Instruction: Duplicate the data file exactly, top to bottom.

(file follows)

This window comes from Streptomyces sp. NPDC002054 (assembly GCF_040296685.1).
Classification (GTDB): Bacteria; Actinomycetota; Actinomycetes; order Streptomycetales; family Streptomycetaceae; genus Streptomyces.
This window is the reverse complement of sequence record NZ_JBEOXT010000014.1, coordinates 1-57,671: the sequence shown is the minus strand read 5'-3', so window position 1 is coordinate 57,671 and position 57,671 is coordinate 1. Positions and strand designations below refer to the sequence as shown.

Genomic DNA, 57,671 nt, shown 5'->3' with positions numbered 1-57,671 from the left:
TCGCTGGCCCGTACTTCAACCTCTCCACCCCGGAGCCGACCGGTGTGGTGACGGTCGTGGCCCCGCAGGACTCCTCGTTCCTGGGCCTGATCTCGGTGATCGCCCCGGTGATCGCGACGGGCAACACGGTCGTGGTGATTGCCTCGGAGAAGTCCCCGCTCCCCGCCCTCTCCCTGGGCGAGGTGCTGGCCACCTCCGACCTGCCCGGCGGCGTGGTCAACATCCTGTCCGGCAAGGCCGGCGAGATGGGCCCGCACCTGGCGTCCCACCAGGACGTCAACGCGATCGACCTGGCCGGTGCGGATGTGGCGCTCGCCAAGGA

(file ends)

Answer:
This window comes from Streptomyces sp. NPDC002054 (assembly GCF_040296685.1).
Classification (GTDB): Bacteria; Actinomycetota; Actinomycetes; order Streptomycetales; family Streptomycetaceae; genus Streptomyces.
This window is the reverse complement of sequence record NZ_JBEOXT010000014.1, coordinates 1-57,671: the sequence shown is the minus strand read 5'-3', so window position 1 is coordinate 57,671 and position 57,671 is coordinate 1. Positions and strand designations below refer to the sequence as shown.

Genomic DNA, 57,671 nt, shown 5'->3' with positions numbered 1-57,671 from the left:
TCGCTGGCCCGTACTTCAACCTCTCCACCCCGGAGCCGACCGGTGTGGTGACGGTCGTGGCCCCGCAGGACTCCTCGTTCCTGGGCCTGATCTCGGTGATCGCCCCGGTGATCGCGACGGGCAACACGGTCGTGGTGATTGCCTCGGAGAAGTCCCCGCTCCCCGCCCTCTCCCTGGGCGAGGTGCTGGCCACCTCCGACCTGCCCGGCGGCGTGGTCAACATCCTGTCCGGCAAGGCCGGCGAGATGGGCCCGCACCTGGCGTCCCACCAGGACGTCAACGCGATCGACCTGGCCGGTGCGGATGTGGCGCTCGCCAAGGA